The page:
All opinions are subject to modification and technical correction prior to official publication in the North Carolina Reports and North Carolina Court of Appeals Reports. In the event of discrepancies between the electronic version of an opinion and the print version appearing in the North Carolina Reports and North Carolina Court of Appeals Reports, the latest print version is to be considered authoritative.
NORTH CAROLINA COURT OF APPEALS
Filed: 20 September 2005
JOYCE BROWN MCGHEE,
v. North Carolina Industrial Commission
I.C. File No. 162636
BANK OF AMERICA CORPORATION,
EBI/ROYAL AND SUNALLIANCE
Appeal by defendants from opinion and award entered 16 June 2004 by the North Carolina Industrial Commission. Heard in the Court of Appeals 12 May 2005.
Fred D. Smith, Jr., for plaintiff appellee.
Wilson & Ratledge, PLLC, by Maura K. Gavigan and Kristine L. Prati, for defendant appellants.
Defendants appeal from an opinion and award of the North Carolina Industrial Commission (“the Commission”) awarding plaintiff total disability compensation, medical expenses, and attorneys’ fees. Defendants argue that plaintiff’s claim was not timely filed, and that the Commission therefore lacked jurisdiction to hear the claim. Defendants further contend the Commission erred in concluding that plaintiff is totally disabled, and erred in awarding her medical expenses and attorneys’ fees. We affirm the opinion and award of the Commission.
The facts of the instant case, as found by the Commission, are as follows: plaintiff was employed as an assistant vice-president in marketing and training by defendant Bank of America (“BOA”), where she had worked for nearly eighteen years. BOA’s home office was located in Charlotte, North Carolina; however, plaintiff’s place of employment was Richmond, Virginia, where she resided.
On 1 August 1998, plaintiff was returning to Richmond from a business trip to Florida. Plaintiff’s manager had instructed her to drive her personal vehicle home and then fly back to Florida at defendants’ expense. While driving from Florida to Richmond on 1 August, plaintiff sustained injuries to her head, neck, left shoulder, and ribs when her vehicle was “T-boned” with considerable force by another vehicle in Wilmington, North Carolina. Plaintiff received emergency care in Wilmington, where she was diagnosed with a head injury and multiple acute strain secondary to the motor vehicle accident. When she returned to Richmond, plaintiff continued to receive medical care over the next two years for a variety of conditions arising from the accident, including cerebral concussion with persistent post-concussive disorder, cervical whiplash, cognitive defects, attention problems, persistent chronic pain, a blind spot in her left eye, and neurosensory hearing loss in the left ear.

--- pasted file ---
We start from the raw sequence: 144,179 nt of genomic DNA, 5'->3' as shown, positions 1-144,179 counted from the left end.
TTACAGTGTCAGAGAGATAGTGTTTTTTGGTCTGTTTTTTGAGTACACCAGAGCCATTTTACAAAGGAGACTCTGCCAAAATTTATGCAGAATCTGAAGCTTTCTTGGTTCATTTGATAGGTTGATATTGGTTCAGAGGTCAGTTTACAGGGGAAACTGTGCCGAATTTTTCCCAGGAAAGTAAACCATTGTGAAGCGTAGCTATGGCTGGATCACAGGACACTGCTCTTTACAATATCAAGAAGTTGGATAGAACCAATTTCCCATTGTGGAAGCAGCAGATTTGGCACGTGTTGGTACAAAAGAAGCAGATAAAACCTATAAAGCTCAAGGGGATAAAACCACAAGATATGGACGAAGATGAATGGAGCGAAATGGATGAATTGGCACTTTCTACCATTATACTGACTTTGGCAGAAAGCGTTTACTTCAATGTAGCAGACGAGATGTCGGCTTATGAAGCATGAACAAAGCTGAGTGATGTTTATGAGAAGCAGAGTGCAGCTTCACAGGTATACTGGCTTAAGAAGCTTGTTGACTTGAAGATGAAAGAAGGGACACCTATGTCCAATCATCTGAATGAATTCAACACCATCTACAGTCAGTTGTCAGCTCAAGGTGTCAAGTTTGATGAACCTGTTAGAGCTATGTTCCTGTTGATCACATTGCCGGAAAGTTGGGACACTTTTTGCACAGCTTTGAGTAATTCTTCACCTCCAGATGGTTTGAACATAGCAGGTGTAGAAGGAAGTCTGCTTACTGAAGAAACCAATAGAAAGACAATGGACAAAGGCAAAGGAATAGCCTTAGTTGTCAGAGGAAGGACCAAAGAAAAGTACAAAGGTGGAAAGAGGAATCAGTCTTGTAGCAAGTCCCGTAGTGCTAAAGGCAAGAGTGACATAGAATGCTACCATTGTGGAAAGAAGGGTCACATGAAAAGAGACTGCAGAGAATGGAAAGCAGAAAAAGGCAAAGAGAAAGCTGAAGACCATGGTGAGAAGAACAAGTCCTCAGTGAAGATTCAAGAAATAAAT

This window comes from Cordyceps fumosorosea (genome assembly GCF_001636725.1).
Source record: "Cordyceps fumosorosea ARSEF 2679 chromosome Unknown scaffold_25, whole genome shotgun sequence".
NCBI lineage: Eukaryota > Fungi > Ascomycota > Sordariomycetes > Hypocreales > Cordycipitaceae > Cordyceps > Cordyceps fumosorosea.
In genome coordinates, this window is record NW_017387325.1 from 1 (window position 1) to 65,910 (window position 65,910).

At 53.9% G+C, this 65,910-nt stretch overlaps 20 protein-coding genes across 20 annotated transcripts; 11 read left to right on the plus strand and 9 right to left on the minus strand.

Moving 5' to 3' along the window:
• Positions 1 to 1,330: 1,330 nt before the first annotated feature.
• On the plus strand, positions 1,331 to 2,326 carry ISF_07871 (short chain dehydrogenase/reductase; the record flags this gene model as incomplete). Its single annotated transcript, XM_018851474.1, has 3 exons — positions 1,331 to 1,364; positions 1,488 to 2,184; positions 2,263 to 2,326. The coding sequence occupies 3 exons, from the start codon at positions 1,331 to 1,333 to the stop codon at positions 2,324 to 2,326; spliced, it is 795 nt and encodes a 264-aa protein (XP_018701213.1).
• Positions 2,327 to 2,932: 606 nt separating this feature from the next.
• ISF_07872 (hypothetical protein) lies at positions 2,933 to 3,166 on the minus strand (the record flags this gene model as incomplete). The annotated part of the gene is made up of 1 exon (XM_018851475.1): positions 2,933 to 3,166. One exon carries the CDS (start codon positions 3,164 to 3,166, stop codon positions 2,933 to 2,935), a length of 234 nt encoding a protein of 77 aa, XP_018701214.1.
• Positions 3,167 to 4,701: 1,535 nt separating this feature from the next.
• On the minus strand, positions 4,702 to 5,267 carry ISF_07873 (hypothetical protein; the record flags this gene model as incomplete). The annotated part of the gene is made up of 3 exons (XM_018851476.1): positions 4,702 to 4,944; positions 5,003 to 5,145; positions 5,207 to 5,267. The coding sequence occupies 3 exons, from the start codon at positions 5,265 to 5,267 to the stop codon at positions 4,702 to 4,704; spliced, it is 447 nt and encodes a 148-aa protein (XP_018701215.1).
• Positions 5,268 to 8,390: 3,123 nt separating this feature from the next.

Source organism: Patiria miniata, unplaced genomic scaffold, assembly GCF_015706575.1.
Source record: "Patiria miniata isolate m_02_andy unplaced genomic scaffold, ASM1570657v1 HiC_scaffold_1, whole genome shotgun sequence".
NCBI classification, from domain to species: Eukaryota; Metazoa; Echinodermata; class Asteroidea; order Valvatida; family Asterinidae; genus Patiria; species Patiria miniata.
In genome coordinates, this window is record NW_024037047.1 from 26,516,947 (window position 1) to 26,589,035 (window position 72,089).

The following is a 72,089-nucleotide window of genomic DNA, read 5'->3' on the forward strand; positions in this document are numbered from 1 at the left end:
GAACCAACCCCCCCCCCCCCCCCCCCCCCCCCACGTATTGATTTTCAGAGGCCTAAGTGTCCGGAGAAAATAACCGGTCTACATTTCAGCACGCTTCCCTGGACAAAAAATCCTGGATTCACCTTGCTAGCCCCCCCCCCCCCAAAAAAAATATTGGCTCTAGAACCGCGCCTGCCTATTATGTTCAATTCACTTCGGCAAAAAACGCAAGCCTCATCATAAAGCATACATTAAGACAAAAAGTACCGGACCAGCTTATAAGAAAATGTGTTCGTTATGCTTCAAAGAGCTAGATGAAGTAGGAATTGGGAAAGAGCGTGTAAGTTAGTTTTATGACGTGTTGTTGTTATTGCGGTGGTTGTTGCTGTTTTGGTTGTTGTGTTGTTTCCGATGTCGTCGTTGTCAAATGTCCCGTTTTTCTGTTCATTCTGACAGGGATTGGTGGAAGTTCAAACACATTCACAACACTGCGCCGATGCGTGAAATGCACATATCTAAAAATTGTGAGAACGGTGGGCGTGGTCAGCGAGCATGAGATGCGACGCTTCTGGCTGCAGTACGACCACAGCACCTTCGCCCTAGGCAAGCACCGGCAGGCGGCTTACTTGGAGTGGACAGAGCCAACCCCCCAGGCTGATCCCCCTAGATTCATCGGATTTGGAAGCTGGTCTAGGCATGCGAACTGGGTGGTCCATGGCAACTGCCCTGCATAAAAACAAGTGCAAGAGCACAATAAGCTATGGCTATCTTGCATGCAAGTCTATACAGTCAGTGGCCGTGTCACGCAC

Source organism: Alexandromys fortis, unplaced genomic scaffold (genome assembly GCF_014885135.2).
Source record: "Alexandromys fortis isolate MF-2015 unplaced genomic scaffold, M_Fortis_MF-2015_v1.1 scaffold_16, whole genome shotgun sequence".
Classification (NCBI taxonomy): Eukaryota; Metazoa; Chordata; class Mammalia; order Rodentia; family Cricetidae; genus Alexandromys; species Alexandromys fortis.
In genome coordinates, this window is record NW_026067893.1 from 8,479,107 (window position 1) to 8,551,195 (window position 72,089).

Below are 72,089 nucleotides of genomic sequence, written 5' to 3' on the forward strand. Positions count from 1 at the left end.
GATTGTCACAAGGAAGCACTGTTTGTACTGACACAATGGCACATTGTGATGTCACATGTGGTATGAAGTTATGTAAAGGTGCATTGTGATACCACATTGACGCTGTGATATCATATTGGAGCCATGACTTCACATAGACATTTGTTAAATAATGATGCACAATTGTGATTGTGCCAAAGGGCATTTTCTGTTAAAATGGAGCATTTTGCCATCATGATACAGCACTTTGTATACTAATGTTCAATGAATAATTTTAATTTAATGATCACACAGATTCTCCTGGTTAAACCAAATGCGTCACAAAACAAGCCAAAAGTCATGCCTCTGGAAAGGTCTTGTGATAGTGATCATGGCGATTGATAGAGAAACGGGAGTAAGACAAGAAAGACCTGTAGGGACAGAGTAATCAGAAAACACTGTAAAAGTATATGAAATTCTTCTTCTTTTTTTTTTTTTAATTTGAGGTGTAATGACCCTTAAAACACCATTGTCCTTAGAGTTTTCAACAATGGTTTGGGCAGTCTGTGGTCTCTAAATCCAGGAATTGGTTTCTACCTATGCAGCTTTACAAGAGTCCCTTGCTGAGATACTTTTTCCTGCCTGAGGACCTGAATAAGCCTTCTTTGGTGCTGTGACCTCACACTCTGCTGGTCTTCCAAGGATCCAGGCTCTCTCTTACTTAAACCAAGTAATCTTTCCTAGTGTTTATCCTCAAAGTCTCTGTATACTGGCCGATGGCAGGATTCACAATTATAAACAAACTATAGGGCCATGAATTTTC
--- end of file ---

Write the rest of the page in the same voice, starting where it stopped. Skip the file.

Between 1 August 1998 and 14 August 2000, plaintiff received either her full salary or short-term disability payments from defendants. While plaintiff received short-term disability she was not working. During the weeks plaintiff received her full salary, she worked between three to six hours per day performing menial, “make work” tasks. The Commission found, and defendants have excepted, that these tasks did not constitute “other employment” pursuant to section 97-2(9) of the General Statutes.
On 5 September 2000, plaintiff attempted full-time employment at National Catalog in Martinsville, Virginia. Due to her chronic headaches, however, plaintiff was unable to perform her job duties, and National Catalog terminated her employment on 7 November 2000. Plaintiff received unemployment compensation benefits from the Virginia Employment Security Commission between 27 November 2000 and 15 May 2001 as a result of her termination by National Catalog.
Following her move to Martinsville, Virginia, plaintiff continued to receive medical care for a variety of conditions arising from her 1 August 1998 injury, including chronic pain, major depression, post-traumatic stress disorder, and cognitive defects. Two of plaintiff’s treating physicians testified that plaintiff remains incapable of employment.
Upon presentation of the evidence, the Commission found and concluded that plaintiff was totally disabled and entered an award granting her total disability compensation, medical expenses, and attorneys’ fees. From the opinion and award of the Commission, defendants appeal.
Defendants argue the Industrial Commission erred by (1) concluding that plaintiff’s claim was timely filed; (2) concluding that plaintiff is totally disabled; (3) finding that the part-time position offered to plaintiff did not constitute “other employment” as defined in section 97-2(9) of the General Statutes; (4) ordering defendants to pay for medical treatment for plaintiff; and (5) awarding plaintiff attorneys’ fees. For the reasons stated herein, we affirm the opinion and award of the Commission.